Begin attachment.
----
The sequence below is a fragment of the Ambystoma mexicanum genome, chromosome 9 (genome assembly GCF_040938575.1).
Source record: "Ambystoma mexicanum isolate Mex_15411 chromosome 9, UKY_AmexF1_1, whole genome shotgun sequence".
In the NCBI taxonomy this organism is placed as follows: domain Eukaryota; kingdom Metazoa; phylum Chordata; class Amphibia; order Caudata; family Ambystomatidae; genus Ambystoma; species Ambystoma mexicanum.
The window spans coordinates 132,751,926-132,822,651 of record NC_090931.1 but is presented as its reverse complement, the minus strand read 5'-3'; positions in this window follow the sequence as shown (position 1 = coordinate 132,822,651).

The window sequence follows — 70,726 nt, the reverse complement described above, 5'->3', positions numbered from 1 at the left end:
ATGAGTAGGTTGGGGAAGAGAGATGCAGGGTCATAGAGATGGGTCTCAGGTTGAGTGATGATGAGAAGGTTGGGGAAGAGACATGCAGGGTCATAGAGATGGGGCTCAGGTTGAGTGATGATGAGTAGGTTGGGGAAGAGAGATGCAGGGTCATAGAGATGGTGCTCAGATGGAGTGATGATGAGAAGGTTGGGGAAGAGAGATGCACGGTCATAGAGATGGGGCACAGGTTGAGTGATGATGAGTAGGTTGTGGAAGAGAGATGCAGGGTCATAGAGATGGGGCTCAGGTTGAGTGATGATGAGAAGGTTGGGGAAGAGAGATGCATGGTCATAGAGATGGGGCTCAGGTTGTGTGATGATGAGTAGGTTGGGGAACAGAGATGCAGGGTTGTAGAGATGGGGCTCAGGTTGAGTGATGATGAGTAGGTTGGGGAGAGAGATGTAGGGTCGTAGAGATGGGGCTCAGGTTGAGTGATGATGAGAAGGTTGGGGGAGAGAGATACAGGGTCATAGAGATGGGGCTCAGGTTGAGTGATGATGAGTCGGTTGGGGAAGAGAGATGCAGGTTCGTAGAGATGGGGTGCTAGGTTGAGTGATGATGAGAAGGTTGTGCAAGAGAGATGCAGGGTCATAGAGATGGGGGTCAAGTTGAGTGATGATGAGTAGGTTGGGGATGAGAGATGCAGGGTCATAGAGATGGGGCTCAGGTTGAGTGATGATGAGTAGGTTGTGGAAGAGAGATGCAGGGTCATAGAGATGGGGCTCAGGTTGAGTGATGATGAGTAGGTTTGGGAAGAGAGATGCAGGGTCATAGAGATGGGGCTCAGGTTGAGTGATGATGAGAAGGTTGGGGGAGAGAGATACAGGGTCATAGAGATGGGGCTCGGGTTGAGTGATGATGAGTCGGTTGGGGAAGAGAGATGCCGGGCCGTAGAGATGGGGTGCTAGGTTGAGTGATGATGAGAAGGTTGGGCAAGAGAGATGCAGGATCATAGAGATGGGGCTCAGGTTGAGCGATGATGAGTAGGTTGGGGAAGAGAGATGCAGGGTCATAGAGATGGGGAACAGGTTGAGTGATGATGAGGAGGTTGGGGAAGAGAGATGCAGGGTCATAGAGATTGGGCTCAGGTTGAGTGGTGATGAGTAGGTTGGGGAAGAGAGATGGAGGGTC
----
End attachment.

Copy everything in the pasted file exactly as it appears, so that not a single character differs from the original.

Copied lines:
The sequence below is a fragment of the Ambystoma mexicanum genome, chromosome 9 (genome assembly GCF_040938575.1).
Source record: "Ambystoma mexicanum isolate Mex_15411 chromosome 9, UKY_AmexF1_1, whole genome shotgun sequence".
In the NCBI taxonomy this organism is placed as follows: domain Eukaryota; kingdom Metazoa; phylum Chordata; class Amphibia; order Caudata; family Ambystomatidae; genus Ambystoma; species Ambystoma mexicanum.
The window spans coordinates 132,751,926-132,822,651 of record NC_090931.1 but is presented as its reverse complement, the minus strand read 5'-3'; positions in this window follow the sequence as shown (position 1 = coordinate 132,822,651).

The window sequence follows — 70,726 nt, the reverse complement described above, 5'->3', positions numbered from 1 at the left end:
ATGAGTAGGTTGGGGAAGAGAGATGCAGGGTCATAGAGATGGGTCTCAGGTTGAGTGATGATGAGAAGGTTGGGGAAGAGACATGCAGGGTCATAGAGATGGGGCTCAGGTTGAGTGATGATGAGTAGGTTGGGGAAGAGAGATGCAGGGTCATAGAGATGGTGCTCAGATGGAGTGATGATGAGAAGGTTGGGGAAGAGAGATGCACGGTCATAGAGATGGGGCACAGGTTGAGTGATGATGAGTAGGTTGTGGAAGAGAGATGCAGGGTCATAGAGATGGGGCTCAGGTTGAGTGATGATGAGAAGGTTGGGGAAGAGAGATGCATGGTCATAGAGATGGGGCTCAGGTTGTGTGATGATGAGTAGGTTGGGGAACAGAGATGCAGGGTTGTAGAGATGGGGCTCAGGTTGAGTGATGATGAGTAGGTTGGGGAGAGAGATGTAGGGTCGTAGAGATGGGGCTCAGGTTGAGTGATGATGAGAAGGTTGGGGGAGAGAGATACAGGGTCATAGAGATGGGGCTCAGGTTGAGTGATGATGAGTCGGTTGGGGAAGAGAGATGCAGGTTCGTAGAGATGGGGTGCTAGGTTGAGTGATGATGAGAAGGTTGTGCAAGAGAGATGCAGGGTCATAGAGATGGGGGTCAAGTTGAGTGATGATGAGTAGGTTGGGGATGAGAGATGCAGGGTCATAGAGATGGGGCTCAGGTTGAGTGATGATGAGTAGGTTGTGGAAGAGAGATGCAGGGTCATAGAGATGGGGCTCAGGTTGAGTGATGATGAGTAGGTTTGGGAAGAGAGATGCAGGGTCATAGAGATGGGGCTCAGGTTGAGTGATGATGAGAAGGTTGGGGGAGAGAGATACAGGGTCATAGAGATGGGGCTCGGGTTGAGTGATGATGAGTCGGTTGGGGAAGAGAGATGCCGGGCCGTAGAGATGGGGTGCTAGGTTGAGTGATGATGAGAAGGTTGGGCAAGAGAGATGCAGGATCATAGAGATGGGGCTCAGGTTGAGCGATGATGAGTAGGTTGGGGAAGAGAGATGCAGGGTCATAGAGATGGGGAACAGGTTGAGTGATGATGAGGAGGTTGGGGAAGAGAGATGCAGGGTCATAGAGATTGGGCTCAGGTTGAGTGGTGATGAGTAGGTTGGGGAAGAGAGATGGAGGGTC